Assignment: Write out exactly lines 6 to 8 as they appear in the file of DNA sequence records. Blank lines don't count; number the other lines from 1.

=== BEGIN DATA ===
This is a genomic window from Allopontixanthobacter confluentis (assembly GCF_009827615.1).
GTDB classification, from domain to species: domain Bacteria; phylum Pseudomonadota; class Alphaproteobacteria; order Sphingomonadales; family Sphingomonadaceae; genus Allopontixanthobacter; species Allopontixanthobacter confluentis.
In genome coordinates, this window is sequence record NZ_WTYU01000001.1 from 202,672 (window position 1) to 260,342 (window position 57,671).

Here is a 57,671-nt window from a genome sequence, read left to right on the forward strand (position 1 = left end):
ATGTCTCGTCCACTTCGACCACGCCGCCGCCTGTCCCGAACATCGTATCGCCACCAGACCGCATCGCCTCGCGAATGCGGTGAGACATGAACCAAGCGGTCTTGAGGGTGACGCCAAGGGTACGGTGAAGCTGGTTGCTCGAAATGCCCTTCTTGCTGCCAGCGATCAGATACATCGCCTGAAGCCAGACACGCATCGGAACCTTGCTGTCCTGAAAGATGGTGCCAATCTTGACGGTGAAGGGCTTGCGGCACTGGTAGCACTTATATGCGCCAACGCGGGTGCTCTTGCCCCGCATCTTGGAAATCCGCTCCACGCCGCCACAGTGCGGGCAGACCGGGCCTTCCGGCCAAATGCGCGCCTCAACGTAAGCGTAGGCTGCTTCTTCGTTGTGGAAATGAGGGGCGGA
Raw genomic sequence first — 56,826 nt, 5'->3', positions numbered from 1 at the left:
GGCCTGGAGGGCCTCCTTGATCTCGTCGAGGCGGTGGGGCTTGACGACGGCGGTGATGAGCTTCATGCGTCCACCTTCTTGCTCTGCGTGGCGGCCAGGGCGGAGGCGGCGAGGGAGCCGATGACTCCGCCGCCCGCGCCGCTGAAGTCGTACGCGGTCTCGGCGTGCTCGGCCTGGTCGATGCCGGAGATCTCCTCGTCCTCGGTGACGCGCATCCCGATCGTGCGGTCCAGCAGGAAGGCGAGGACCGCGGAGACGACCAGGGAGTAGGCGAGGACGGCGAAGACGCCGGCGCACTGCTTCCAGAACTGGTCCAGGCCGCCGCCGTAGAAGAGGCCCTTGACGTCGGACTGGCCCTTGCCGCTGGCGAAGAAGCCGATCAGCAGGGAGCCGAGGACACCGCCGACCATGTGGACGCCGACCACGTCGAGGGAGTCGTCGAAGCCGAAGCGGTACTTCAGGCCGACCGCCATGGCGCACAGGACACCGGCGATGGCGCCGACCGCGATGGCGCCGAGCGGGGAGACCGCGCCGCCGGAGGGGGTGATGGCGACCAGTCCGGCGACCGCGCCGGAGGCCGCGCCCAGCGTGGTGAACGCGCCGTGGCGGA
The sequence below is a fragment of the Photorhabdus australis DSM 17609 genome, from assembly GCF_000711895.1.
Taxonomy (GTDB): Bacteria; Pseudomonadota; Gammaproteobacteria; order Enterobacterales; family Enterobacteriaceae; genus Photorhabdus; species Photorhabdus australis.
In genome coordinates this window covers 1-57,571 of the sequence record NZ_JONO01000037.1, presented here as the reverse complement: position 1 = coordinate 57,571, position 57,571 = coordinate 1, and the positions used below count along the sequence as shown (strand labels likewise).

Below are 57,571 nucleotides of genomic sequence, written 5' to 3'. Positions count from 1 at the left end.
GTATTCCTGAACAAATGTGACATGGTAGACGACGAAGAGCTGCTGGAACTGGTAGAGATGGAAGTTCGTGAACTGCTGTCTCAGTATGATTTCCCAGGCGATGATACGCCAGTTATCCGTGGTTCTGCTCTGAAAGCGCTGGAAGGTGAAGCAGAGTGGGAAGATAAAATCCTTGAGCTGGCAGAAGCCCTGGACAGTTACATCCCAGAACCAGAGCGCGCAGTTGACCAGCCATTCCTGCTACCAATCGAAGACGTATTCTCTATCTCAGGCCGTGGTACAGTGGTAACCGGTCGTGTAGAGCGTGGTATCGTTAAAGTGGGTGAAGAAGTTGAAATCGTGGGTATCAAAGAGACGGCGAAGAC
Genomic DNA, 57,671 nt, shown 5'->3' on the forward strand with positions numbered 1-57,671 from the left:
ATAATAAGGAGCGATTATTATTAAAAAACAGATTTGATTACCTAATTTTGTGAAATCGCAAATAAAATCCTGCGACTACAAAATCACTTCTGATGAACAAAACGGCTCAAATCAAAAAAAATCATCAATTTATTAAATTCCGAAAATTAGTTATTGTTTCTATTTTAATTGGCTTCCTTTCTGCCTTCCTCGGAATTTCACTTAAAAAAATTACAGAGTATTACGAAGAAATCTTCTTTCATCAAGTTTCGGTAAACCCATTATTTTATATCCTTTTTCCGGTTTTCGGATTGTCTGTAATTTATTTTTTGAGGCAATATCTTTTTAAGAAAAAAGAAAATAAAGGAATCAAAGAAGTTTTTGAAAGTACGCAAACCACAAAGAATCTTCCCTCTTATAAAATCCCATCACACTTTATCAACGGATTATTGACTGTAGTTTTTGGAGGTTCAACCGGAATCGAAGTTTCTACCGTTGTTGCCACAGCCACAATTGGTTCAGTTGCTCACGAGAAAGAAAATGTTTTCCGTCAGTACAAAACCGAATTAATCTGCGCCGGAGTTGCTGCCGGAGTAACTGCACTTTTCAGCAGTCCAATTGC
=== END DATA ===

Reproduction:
Raw genomic sequence first — 56,826 nt, 5'->3', positions numbered from 1 at the left:
GGCCTGGAGGGCCTCCTTGATCTCGTCGAGGCGGTGGGGCTTGACGACGGCGGTGATGAGCTTCATGCGTCCACCTTCTTGCTCTGCGTGGCGGCCAGGGCGGAGGCGGCGAGGGAGCCGATGACTCCGCCGCCCGCGCCGCTGAAGTCGTACGCGGTCTCGGCGTGCTCGGCCTGGTCGATGCCGGAGATCTCCTCGTCCTCGGTGACGCGCATCCCGATCGTGCGGTCCAGCAGGAAGGCGAGGACCGCGGAGACGACCAGGGAGTAGGCGAGGACGGCGAAGACGCCGGCGCACTGCTTCCAGAACTGGTCCAGGCCGCCGCCGTAGAAGAGGCCCTTGACGTCGGACTGGCCCTTGCCGCTGGCGAAGAAGCCGATCAGCAGGGAGCCGAGGACACCGCCGACCATGTGGACGCCGACCACGTCGAGGGAGTCGTCGAAGCCGAAGCGGTACTTCAGGCCGACCGCCATGGCGCACAGGACACCGGCGATGGCGCCGACCGCGATGGCGCCGAGCGGGGAGACCGCGCCGCCGGAGGGGGTGATGGCGACCAGTCCGGCGACCGCGCCGGAGGCCGCGCCCAGCGTGGTGAACGCGCCGTGGCGGA
The sequence below is a fragment of the Photorhabdus australis DSM 17609 genome, from assembly GCF_000711895.1.